12 sports

December 9, 2011 Highlights

Boys’ soccer remains undefeated in preseason Arman Zadeh Staff Writer The boys’ soccer team snuck past Warren in a close game for the team on Dec. 2, defeating the Bears 2-1. This was the team’s first win against Warren in two years. Striker Nick Marmureanu made the game-winning goal with 20 minutes left in the match. Captain Elijah Lichtenberg contributed with one goal off a penalty kick in the first half and an assist to Marmureanu.

Goalkeeper Adrian Spitz provided two noteworthy saves to the team and closing goalkeeper Matthew Davidov contributed with three crucial saves, one of which occurred late in the second half, saving the Normans from a tie. Defender Golan Korshidi led the team with four steals against Warren, followed by defender Angel Jaramillo with three steals. Davidov believes that it was an exciting win for the team. After a week full of games, he felt that the team’s hard work is paying off well. Davidov believes that their success is because this year’s squad plays as more of a team, compared to past years’. “Everyone’s pretty much on board [and] meshing pretty nicely,” Davidov said. Head Coach Steve Rappaport believes that the team’s “fantastic” start to the season is just the beginning of what’s yet to come. “Everyone’s delivering and that’s going to make for a great season,” Rappaport said to the team, post-game. In addition to the team’s success, the Normans were ranked eighth in a Southern Section Division 4 poll released this past Monday. Teams also mentioned on this list include last year’s CIF quarterfinalists Cathedral, Santa Monica and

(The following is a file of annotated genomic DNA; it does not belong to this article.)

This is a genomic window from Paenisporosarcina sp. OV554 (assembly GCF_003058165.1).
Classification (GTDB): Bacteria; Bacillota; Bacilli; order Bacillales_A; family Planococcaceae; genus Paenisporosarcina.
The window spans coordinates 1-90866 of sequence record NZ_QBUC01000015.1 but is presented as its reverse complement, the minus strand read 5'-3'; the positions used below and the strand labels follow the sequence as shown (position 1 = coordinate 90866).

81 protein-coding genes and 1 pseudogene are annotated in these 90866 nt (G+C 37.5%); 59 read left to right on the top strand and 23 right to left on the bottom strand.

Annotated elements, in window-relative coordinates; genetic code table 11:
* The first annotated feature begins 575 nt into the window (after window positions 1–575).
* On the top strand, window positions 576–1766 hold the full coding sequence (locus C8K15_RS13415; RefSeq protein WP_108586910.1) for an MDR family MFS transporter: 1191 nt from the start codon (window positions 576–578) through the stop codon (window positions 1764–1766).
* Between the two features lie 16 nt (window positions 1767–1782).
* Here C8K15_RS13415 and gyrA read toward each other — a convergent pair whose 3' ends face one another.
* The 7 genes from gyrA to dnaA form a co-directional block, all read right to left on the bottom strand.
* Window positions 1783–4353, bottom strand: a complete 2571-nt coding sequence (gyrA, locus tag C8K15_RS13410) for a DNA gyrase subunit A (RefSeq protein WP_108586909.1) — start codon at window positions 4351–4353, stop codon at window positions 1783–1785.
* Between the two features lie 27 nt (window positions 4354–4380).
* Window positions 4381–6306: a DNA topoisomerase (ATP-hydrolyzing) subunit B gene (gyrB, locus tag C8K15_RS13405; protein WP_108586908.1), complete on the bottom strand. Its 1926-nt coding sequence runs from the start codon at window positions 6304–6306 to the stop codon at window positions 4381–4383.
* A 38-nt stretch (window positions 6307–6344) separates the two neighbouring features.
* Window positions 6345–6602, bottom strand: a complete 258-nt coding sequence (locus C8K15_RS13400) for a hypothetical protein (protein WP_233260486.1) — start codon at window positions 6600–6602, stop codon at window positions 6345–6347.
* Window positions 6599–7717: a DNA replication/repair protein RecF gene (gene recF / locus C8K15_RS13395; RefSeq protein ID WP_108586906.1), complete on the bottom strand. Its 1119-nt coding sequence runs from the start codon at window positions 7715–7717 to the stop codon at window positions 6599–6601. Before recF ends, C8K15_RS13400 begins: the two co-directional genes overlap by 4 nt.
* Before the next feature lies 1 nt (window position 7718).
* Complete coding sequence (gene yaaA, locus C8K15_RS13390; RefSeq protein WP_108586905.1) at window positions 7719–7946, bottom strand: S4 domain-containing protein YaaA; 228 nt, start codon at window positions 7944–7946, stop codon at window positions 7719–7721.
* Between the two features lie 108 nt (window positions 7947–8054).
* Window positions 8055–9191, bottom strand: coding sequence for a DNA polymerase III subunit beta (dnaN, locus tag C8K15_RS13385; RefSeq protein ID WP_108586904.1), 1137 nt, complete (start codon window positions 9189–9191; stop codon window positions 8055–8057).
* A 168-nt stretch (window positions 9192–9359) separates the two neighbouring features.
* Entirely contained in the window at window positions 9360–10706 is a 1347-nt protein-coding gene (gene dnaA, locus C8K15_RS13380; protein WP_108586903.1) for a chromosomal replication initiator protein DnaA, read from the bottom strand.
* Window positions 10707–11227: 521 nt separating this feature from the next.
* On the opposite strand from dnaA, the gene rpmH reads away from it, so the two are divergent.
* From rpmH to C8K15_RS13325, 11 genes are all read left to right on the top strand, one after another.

Midfielder Angel Jaramillo tackles to gain possession of the ball. ARMAN ZADEH

Soccer concussion rate soon to match football’s Dami Kim Staff Writer [continued from page 1] were from head to head contact in tackles or an athlete’s head hitting the turf after a blow at a fairly fast speed. Davenport found statistics online that informed that soccer players were more susceptible to concussions than players of any other sport. “In soccer games, it most commonly happens when two athletes are trying to head the same ball at the same time, but hit each other [instead],” Davenport said. Davenport speculated that by the end of the year, the number of diagnosed concussions in soccer would equal that of football. “We try to track [concussions] every single day and look for symptoms at the incident,” Davenport said. Athletes who are suspected with a concussion all take a Standardized Assessment of Concussion (SAC) test, which is repeated in the course of seven to ten days, to record the progress of an athlete’s well-being. Davenport and her assistant trainers look for 20 symptoms through three major tests that examine memory, balance and cranial nerves to ensure that the student athlete is recovering. During memory tests, athletes repeat five words and reverse a set of digits recited by the examiner. Athletes must also stand on both legs with their eyes closed for 20 seconds or stand heel-to-toe with the nondominant foot in the back for a balance test.